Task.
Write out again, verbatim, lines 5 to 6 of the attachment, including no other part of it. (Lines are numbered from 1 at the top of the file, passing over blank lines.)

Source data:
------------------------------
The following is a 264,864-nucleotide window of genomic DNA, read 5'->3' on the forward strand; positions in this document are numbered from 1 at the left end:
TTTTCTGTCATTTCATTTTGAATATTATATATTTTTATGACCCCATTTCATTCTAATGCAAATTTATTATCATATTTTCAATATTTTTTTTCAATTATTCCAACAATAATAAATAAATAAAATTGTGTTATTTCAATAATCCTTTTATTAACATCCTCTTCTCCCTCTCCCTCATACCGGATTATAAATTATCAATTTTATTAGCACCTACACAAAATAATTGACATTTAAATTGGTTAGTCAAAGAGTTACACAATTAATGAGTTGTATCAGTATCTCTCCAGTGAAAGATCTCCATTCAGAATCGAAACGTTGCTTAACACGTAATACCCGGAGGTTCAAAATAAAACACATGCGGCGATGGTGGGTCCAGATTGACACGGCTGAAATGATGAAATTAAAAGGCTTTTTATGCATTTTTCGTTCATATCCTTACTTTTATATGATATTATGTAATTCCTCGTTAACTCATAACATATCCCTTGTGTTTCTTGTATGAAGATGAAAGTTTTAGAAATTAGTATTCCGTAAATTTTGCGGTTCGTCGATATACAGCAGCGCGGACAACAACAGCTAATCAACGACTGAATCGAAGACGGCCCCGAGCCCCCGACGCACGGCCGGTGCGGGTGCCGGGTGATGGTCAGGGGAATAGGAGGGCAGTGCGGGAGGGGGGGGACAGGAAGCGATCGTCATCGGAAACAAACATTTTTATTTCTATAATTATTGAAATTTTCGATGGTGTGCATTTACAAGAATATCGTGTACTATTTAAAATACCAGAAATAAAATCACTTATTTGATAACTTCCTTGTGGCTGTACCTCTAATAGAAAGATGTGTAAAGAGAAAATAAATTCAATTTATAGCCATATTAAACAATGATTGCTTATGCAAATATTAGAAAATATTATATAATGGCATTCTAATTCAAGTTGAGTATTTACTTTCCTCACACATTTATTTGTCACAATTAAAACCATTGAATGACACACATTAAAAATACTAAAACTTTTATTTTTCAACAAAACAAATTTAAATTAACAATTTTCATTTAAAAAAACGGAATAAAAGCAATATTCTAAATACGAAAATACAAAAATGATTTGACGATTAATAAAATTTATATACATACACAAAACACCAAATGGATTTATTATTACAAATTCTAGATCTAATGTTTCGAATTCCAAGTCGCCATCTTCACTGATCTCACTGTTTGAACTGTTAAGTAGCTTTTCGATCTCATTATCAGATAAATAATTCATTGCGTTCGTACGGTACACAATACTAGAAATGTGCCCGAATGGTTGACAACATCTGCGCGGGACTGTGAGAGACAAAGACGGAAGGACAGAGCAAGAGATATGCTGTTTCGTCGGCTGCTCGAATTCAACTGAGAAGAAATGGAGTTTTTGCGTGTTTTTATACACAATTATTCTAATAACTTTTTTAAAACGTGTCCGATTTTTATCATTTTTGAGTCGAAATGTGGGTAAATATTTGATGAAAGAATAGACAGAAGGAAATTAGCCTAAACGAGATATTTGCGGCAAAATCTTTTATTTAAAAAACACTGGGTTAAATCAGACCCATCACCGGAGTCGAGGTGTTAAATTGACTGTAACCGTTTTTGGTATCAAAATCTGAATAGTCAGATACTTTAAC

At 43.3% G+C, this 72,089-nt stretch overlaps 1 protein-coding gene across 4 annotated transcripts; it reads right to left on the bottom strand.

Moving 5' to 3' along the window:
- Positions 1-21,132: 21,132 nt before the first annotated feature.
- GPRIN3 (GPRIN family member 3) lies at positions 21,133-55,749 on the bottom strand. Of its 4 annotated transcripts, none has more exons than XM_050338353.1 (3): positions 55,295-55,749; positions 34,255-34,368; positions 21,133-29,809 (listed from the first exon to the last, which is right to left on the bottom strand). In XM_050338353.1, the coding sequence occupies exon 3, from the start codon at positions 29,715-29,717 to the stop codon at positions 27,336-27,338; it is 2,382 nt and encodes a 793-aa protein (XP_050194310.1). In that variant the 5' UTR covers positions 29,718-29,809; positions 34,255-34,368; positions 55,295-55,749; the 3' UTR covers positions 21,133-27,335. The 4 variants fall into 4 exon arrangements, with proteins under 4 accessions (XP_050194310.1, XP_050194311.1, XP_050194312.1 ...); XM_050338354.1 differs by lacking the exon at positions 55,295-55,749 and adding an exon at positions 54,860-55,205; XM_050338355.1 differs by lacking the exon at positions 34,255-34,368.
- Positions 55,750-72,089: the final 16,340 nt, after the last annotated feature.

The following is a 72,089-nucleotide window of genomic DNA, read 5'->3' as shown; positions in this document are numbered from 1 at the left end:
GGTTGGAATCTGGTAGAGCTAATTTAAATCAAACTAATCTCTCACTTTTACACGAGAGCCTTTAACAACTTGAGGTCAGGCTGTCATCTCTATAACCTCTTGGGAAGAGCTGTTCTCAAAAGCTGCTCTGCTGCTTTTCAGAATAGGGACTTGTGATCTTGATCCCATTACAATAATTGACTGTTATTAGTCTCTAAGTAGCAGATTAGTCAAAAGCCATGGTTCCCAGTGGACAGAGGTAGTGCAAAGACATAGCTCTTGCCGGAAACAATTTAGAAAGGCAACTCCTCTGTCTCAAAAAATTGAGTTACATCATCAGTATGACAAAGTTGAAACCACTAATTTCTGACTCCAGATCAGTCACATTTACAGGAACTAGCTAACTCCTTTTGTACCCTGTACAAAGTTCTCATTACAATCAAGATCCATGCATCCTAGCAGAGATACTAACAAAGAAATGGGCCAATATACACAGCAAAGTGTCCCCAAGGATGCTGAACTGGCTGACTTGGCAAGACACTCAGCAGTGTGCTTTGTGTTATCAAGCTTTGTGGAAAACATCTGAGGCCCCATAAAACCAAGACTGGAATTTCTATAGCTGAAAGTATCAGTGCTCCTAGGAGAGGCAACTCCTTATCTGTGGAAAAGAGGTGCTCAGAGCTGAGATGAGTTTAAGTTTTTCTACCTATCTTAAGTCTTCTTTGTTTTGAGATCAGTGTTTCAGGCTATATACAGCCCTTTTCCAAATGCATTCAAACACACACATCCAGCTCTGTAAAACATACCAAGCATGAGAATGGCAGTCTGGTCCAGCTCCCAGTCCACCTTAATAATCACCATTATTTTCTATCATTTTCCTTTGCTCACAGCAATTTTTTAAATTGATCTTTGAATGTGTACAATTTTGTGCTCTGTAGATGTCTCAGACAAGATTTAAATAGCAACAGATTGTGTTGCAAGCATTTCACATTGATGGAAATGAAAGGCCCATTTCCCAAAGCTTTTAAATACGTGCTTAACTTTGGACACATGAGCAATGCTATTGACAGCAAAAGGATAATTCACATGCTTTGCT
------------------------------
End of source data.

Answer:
- Positions 1-21,132: 21,132 nt before the first annotated feature.
- GPRIN3 (GPRIN family member 3) lies at positions 21,133-55,749 on the bottom strand. Of its 4 annotated transcripts, none has more exons than XM_050338353.1 (3): positions 55,295-55,749; positions 34,255-34,368; positions 21,133-29,809 (listed from the first exon to the last, which is right to left on the bottom strand). In XM_050338353.1, the coding sequence occupies exon 3, from the start codon at positions 29,715-29,717 to the stop codon at positions 27,336-27,338; it is 2,382 nt and encodes a 793-aa protein (XP_050194310.1). In that variant the 5' UTR covers positions 29,718-29,809; positions 34,255-34,368; positions 55,295-55,749; the 3' UTR covers positions 21,133-27,335. The 4 variants fall into 4 exon arrangements, with proteins under 4 accessions (XP_050194310.1, XP_050194311.1, XP_050194312.1 ...); XM_050338354.1 differs by lacking the exon at positions 55,295-55,749 and adding an exon at positions 54,860-55,205; XM_050338355.1 differs by lacking the exon at positions 34,255-34,368.